It is possible to burn your reef, but it is generally looked at more from a heat issue then from to much light. The heat generated from excessive lighting can raise the temps up over 80F and can keep them there slowly cooking, aka "bleaching", your corals. They can handle small fluctuations up to about 83F but it's not considered good to keep them there for long periods. I've known several people that kept their tanks near 13-15 wpg of halide lighting on their reef tanks but they also countered this with large chillers, excessive calcium dosing, and other measures to artificially induce speedy growth. The only real problem I've heard of from us reef keepers using high powered lighting is that over a period of years it can cause our fish to go blind.

Link to comment
Share on other sites

Prof = Dave = Epic Reef listed as a sponsor of the forums near the bottom of the topics page.

I'd choose a minimum of 1 250w halide over the center of the tank with T5 accent bulbs. Use the halide to cut through your want of a 24" tank. Most fluorescent bulbs are considered good for up to a 18" deep tank. By using a halide as the central light then you will considerably cut down on the cost of bulb replacement as you'd need about 6 T5 bulbs that are recommended for change out every 8 months. My general rule is that 5wpg is about the minimum of light to be considered for a general purpose tank. Your soft corals and most LPS will thrive under that amount of light and SPS should be kept under 8-10wpg. Of course that opens the battle to whether PAR or wattage is more important. That's why I said x amount of watts is a good start, not the final answer.

It is possible to burn your reef, but it is generally looked at more from a heat issue then from to much light. The heat generated from excessive lighting can raise the temps up over 80F and can keep them there slowly cooking, aka "bleaching", your corals. They can handle small fluctuations up to about 83F but it's not considered good to keep them there for long periods. I've known several people that kept their tanks near 13-15 wpg of halide lighting on their reef tanks but they also countered this with large chillers, excessive calcium dosing, and other measures to artificially induce speedy growth. The only real problem I've heard of from us reef keepers using high powered lighting is that over a period of years it can cause our fish to go blind.

Unless there is a better way to determine PAR rather than buying a $200+ meter I am going with the w/g method. About 650 watts of light will get me about 9.6 w/g. Would it be ok to run 1 400 watt MH and 1 250 watt MH? Or is better to get 250 watts of T5 lighting?

Also what would be a good way to cool this setup. I am unsure of how I want to mount these lights, idk if I would want a canopy over the tank or if I want to suspend them over the tank. I guess fans is the only way to go? I would really like to keep the noise down as low as possible.

Link to comment
Share on other sites

as for your sump i think it really depends on what you want to keep in your tank. It can be something as simple as just a skimmer and a fuge or a lot more complex. You have any idea what types of coral you would like to keep?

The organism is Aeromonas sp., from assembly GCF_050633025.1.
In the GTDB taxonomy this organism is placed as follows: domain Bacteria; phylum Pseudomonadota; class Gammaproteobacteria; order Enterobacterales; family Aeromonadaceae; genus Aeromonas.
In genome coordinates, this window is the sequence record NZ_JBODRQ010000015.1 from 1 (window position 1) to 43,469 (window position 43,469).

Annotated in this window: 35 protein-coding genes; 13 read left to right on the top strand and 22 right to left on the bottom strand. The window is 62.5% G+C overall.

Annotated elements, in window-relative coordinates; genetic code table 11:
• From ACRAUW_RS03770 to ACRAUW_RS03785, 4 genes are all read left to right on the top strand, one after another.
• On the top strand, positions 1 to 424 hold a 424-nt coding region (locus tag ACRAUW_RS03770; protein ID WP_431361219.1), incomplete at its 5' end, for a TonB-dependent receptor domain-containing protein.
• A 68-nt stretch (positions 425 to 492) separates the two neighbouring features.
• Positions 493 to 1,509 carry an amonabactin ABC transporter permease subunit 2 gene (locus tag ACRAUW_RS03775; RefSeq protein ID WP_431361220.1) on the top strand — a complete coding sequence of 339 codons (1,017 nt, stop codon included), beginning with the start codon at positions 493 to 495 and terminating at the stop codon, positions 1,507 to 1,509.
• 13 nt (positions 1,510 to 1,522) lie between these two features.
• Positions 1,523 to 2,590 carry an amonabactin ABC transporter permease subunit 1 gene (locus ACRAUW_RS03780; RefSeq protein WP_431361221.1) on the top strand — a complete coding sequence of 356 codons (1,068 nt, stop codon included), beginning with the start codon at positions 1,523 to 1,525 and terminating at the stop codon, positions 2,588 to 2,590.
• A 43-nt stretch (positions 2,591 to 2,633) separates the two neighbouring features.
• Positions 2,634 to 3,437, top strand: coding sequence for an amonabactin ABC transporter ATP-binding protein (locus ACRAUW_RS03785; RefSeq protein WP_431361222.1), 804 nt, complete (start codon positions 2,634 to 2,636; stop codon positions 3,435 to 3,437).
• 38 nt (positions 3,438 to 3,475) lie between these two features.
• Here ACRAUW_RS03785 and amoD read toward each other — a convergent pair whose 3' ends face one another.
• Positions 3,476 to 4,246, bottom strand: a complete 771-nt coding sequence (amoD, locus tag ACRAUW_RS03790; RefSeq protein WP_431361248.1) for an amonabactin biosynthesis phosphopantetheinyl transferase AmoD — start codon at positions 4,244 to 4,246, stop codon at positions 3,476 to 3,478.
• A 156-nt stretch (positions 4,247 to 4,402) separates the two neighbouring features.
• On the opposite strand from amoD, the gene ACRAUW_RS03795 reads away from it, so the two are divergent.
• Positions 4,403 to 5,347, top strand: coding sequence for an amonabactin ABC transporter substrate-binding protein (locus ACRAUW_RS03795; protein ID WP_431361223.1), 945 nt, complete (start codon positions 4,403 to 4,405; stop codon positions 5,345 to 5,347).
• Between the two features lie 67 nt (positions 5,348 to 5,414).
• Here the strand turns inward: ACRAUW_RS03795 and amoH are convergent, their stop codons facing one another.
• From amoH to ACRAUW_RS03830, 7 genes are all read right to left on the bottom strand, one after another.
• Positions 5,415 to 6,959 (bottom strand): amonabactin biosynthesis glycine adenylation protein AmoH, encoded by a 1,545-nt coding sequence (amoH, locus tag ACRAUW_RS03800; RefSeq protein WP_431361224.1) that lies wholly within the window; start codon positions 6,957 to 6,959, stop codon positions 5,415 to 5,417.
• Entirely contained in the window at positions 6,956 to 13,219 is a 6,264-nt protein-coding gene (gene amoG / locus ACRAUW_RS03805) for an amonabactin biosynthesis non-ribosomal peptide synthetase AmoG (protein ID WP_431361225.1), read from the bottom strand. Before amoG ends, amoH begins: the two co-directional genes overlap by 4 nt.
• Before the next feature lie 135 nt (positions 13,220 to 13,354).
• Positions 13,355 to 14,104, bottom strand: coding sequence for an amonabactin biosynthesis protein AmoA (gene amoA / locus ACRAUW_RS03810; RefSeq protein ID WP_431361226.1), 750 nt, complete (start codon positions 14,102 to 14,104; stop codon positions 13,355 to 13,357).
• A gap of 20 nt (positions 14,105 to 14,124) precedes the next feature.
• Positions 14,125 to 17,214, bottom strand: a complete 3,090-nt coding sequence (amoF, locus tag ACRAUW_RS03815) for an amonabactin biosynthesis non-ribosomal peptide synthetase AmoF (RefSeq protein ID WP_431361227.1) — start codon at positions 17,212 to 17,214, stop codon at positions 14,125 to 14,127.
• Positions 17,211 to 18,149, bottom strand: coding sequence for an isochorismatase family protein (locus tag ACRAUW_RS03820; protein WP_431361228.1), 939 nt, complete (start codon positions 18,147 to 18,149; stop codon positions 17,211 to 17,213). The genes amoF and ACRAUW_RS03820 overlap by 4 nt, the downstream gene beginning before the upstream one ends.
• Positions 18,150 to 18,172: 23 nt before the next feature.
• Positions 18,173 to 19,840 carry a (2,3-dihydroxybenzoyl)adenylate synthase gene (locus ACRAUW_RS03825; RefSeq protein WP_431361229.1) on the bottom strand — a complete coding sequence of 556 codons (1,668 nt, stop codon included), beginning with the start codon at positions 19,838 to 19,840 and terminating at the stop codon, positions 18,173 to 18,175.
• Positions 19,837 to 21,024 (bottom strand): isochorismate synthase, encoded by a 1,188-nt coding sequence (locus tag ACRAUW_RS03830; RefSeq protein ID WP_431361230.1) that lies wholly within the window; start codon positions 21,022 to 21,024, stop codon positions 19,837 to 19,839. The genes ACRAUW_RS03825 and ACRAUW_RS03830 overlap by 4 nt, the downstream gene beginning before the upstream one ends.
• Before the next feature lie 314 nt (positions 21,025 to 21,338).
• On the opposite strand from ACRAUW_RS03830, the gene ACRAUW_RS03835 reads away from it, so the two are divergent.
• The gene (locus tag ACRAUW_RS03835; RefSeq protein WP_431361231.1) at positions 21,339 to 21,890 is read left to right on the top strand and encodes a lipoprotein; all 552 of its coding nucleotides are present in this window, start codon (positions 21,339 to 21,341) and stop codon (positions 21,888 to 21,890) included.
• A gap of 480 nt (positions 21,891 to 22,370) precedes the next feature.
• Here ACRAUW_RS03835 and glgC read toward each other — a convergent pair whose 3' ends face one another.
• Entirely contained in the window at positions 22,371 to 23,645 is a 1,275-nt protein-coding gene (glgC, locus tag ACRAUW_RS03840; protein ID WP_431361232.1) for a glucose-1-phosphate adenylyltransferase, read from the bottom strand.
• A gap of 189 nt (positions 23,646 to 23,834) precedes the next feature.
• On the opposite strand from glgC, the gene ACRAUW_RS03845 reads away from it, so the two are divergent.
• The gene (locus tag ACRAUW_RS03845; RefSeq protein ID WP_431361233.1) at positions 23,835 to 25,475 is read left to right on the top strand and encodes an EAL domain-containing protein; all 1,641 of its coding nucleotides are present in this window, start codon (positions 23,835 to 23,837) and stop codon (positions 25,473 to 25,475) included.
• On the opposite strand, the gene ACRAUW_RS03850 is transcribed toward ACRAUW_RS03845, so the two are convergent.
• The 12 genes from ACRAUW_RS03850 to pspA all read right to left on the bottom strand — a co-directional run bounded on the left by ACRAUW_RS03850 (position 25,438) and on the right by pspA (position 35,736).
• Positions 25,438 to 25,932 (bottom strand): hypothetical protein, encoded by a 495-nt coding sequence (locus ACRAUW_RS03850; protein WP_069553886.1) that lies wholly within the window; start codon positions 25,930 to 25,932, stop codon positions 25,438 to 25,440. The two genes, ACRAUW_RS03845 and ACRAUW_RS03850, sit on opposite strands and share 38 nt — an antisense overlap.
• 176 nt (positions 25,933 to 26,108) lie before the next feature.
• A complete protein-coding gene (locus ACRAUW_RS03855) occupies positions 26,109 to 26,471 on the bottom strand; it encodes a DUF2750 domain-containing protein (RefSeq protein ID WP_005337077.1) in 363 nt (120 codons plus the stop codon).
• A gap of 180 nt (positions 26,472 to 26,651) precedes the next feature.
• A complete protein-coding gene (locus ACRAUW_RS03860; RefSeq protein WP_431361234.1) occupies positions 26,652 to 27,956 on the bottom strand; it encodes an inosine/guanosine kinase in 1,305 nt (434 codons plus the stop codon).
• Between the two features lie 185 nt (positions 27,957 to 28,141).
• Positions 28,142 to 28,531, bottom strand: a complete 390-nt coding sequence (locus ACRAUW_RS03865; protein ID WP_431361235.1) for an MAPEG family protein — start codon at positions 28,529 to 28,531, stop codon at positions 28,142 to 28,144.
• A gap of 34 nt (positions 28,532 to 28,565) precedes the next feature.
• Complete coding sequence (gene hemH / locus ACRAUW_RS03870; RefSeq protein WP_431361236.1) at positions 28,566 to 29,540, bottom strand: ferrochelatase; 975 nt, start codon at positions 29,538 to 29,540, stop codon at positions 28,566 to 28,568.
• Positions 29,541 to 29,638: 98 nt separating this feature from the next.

I have a 6x39 t-5 over a 25" tall tank and all my coral at the bottom seem to get a good amount of light, they are growing. But you will just have to see what you like the best, maybe ask to visit to locals tanks to get an idea of how they have there tanks set up.

Link to comment
Share on other sites

as for your sump i think it really depends on what you want to keep in your tank. It can be something as simple as just a skimmer and a fuge or a lot more complex. You have any idea what types of coral you would like to keep?

I have a 6x39 t-5 over a 25" tall tank and all my coral at the bottom seem to get a good amount of light, they are growing. But you will just have to see what you like the best, maybe ask to visit to locals tanks to get an idea of how they have there tanks set up.

Not really... I guess a variety. I dont want to be limited to just one type if that is possible. I was thinking about a 30 gallon sump. I think I have the basic flow of things now... thou I am unsure of where to put a calcium reactor if I should get one or add one on later. I would really like to have all my bases covered before I start building.

So you only have a total of 234 watts of light for a 75 gallon tank. You make me wonder if I really need 650 watts for a 70 gallon tank... I was going off the idea of about 9 to 10 watts per gallon. Maybe I should have closer to 7 w/g....

Link to comment
Share on other sites

Hey, mouse, I am willing to answer just about every question I can. I can also help you design and build a sump. As far as lighting, I use t5's on my 110gl tank and metal halides on my tanks that are 20-40gl. There are sooooo many factors to consider. I also have some books on reef keeping you can borrow. i think with how much information you are trying to get answered, speaking to someone and research are your best bet. if you want, pm me and we can talk on the phone, and you can even veiw my tanks if you wish.

Link to comment
Share on other sites

didnt wanna make a new thread so i tohugght id ask here...i too am also a nooobb...

i was wondeirn what kiind of lights are out there and wahts the differnece...

its CF, MH, and T5 right?

Link to comment
Share on other sites

Archived

This topic is now archived and is closed to further replies.

×
×
  • Create New...